Offseason In Review: Los Angeles Lakers

Hoops Rumors is in the process of looking back at each team’s offseason, from the end of the playoffs in June right up until opening night. Trades, free agent signings, draft picks, contract extensions, option decisions, camp invitees, and more will be covered, as we examine the moves each franchise made over the last several months.

Signings

Extensions

  • None

Trades

  • Acquired 2014 pick No. 46 from the Wizards in exchange for $1.8MM cash.
  • Acquired Jeremy Lin, Houston’s 2015 first-round pick (lottery-protected), and the Clippers’ 2015 second-round pick if it falls anywhere from 51st through 55th from the Rockets in exchange for the rights to Sergei Lishchuk.

Waiver Claims

Draft Picks

Camp Invitees

Departing Players

Rookie Contract Option Decisions

  • None

In October 2012, just as the Lakers were beginning their sudden and shocking descent into also-ran status, Lakers co-owner and executive VP of basketball operations Jim Buss said that he planned for the team to “make a big splash in the free agent market” in 2014. The belly flop that took place this year surely wasn’t what he had in mind. The Lakers never had a realistic shot to land LeBron James, and though they reportedly floated a max offer to Carmelo Anthony after meeting with him, ‘Melo’s top two choices were instead the Knicks, whom he eventually re-signed with, and the Bulls, who would have required him to take a sharp discount. Chris Bosh and Eric Bledsoe, two other marquee free agents to whom the Lakers were linked, never appeared close to wearing purple-and-gold. None of the 10 players in the 2014 Hoops Rumors Free Agent Power Rankings signed with the Lakers, even though they entered July with just four players under contract and loads of cap flexibility.

NBA: Preseason-Portland Trail Blazers at Los Angeles LakersJulius Randle was poised at that point to become the fifth player on the Lakers roster, and though he’s lost for his rookie season with a broken leg, seemingly fate’s way of rubbing it in for a downtrodden franchise, the power forward nonetheless represents the promise of a brighter future. This year’s No. 7 overall pick was No. 2 behind only eventual top selection Andrew Wiggins in the rankings of both Jonathan Givony of DraftExpress and Chad Ford of ESPN.com when the season began last year. Randle failed to stand out quite as well as expected in his lone year at the University of Kentucky, but on a roster that’s always full of top-flight NBA prospects, that’s not altogether surprising. His size and strength give him a natural advantage on offense, and though his short arms will likely keep him from becoming a strong defender, he has the capacity to become a marquee player.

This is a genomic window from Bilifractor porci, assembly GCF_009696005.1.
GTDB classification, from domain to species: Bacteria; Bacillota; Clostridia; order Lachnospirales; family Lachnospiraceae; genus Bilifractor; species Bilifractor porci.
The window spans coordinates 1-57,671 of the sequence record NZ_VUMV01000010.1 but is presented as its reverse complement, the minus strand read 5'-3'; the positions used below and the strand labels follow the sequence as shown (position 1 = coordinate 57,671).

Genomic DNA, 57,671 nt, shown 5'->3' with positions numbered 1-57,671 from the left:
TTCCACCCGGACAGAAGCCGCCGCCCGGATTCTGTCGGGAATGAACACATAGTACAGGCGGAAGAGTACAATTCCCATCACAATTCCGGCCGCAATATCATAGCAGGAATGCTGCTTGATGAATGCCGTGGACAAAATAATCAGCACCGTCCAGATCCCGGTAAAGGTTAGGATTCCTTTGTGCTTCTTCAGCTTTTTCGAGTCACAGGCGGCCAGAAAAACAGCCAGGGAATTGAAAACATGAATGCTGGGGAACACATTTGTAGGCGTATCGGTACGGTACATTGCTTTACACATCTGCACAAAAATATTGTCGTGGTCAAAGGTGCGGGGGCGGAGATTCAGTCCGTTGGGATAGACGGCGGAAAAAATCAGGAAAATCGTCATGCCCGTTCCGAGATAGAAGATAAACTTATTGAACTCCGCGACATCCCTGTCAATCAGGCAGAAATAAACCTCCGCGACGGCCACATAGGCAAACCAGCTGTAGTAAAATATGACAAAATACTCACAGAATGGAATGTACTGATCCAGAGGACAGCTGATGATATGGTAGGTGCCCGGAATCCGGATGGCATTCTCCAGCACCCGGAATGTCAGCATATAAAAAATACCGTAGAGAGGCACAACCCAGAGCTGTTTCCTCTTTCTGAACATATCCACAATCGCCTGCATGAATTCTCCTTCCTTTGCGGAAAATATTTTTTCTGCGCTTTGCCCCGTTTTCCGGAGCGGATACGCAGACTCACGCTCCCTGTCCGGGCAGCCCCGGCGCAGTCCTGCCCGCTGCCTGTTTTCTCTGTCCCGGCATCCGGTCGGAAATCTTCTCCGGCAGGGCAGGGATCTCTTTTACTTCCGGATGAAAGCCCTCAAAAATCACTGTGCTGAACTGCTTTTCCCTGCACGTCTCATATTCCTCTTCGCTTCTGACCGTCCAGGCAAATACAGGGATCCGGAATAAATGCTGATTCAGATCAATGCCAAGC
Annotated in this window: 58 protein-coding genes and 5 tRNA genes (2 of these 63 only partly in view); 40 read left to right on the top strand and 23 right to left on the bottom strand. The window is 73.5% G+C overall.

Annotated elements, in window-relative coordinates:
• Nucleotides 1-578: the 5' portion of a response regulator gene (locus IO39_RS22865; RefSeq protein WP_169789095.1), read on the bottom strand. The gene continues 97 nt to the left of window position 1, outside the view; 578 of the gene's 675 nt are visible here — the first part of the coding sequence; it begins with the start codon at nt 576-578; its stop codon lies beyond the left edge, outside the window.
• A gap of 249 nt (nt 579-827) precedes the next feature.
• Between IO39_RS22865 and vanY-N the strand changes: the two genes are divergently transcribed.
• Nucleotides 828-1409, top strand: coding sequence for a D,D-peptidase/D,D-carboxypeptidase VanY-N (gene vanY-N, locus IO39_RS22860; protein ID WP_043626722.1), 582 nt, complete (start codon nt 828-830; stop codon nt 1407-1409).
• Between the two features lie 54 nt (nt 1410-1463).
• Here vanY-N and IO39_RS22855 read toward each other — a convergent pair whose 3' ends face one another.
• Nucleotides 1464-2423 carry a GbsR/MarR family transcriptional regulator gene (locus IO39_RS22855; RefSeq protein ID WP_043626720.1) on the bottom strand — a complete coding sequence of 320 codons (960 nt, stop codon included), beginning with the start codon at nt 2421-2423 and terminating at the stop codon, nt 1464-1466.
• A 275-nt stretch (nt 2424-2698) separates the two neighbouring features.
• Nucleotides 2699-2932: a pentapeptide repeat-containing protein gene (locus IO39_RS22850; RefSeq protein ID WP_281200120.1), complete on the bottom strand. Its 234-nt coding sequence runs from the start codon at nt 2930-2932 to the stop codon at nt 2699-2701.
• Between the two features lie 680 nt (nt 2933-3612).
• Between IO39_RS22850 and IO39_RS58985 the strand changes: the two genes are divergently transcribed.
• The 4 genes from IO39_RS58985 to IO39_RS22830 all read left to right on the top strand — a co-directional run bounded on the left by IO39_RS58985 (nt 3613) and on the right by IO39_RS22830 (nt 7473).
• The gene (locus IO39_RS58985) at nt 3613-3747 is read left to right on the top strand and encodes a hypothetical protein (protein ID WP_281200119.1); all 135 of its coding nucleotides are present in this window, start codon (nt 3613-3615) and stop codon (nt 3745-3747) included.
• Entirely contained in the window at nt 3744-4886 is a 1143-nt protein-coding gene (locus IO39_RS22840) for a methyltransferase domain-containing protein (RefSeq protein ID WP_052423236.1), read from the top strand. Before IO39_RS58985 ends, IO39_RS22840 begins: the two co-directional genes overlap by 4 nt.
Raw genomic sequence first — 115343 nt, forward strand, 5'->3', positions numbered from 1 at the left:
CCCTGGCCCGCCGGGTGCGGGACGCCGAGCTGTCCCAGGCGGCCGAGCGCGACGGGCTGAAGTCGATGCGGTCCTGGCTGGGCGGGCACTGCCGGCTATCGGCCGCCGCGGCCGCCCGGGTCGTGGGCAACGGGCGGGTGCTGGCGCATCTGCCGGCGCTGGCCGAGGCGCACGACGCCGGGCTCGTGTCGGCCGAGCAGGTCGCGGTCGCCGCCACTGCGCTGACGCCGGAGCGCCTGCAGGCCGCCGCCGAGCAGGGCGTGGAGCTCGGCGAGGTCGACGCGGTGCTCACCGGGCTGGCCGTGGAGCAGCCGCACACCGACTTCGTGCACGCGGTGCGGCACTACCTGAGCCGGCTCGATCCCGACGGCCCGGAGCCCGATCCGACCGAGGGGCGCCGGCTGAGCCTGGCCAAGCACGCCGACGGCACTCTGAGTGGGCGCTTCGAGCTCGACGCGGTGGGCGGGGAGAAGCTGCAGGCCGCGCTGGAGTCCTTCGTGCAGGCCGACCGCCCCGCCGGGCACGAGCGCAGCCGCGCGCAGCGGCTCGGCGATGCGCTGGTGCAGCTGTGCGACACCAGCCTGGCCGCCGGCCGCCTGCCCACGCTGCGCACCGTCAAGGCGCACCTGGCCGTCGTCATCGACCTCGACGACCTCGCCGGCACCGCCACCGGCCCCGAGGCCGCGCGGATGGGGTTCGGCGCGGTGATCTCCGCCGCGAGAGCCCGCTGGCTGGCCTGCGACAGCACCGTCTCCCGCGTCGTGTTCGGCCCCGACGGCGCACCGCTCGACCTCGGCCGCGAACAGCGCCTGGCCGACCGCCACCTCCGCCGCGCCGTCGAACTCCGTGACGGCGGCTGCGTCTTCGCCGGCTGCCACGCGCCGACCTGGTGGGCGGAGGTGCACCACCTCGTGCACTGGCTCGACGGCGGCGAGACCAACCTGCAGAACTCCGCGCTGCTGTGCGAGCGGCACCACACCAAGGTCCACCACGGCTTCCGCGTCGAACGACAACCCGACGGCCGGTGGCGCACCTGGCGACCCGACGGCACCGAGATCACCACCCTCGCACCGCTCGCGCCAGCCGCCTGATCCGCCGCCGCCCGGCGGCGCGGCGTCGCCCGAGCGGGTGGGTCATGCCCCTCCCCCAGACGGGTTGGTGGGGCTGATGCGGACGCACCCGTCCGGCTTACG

That won’t be for a while, however. He turned 20 just last week, and because of his injury, he won’t see the floor for the Lakers again until he’s nearing his 21st birthday. There will be a learning curve, to be sure, as well as an adjustment to playing again after such a long absence, so there’s a strong chance that the real Randle won’t emerge until 2016/17 at the earliest. Even the silver lining for the Lakers has gathered tarnish.

The Lakers drafted Randle and entered free agency without a coach, in part because the team wanted to be able to choose a coach to fit the roster, which was still largely a mystery. Still, it appeared unseemly that the job that Pat Riley and Phil Jackson had lifted to iconic status would be left open for so long, even if it was by design. Nevertheless, there was reason for the Lakers to take a deliberate approach to their choice after their hasty and unpopular decision to hire Mike D’Antoni early in the 2012/13 season, just weeks after firing Mike Brown and days after getting Jackson’s hopes up about a return. Jackson was off to the Knicks to serve as team president by the time D’Antoni resigned rather than coach 2014/15 on an expiring contract, so there was no chance at a do-over.

The Lakers interviewed Lionel Hollins, Mike Dunleavy and Alvin Gentry, and perhaps Kurt Rambis, too, though it was unclear whether Rambis, a Lakers assistant coach at the time, was given a formal interview. The team also considered George Karl but settled on Byron Scott, who had spent 13 years as an NBA head coach with the Nets, Pelicans (then Hornets) and Cavs. Scott had long ago forged a relationship with Kobe Bryant, mentoring Bryant when their playing careers overlapped as Lakers teammates in Scott’s final season and Bryant’s first. Scott began conversing with Bryant in coach-player terms even before the Lakers formally hired him on a four-year, $17MM deal with a team option on year four. D’Antoni’s tenure began with Bryant as an admirer of him, too, so there’s no guarantee that Scott and the star of the Lakers will always get along, but the lack of any rift at this point will help the emotional tenor of a team that faces an uphill battle nearly every night.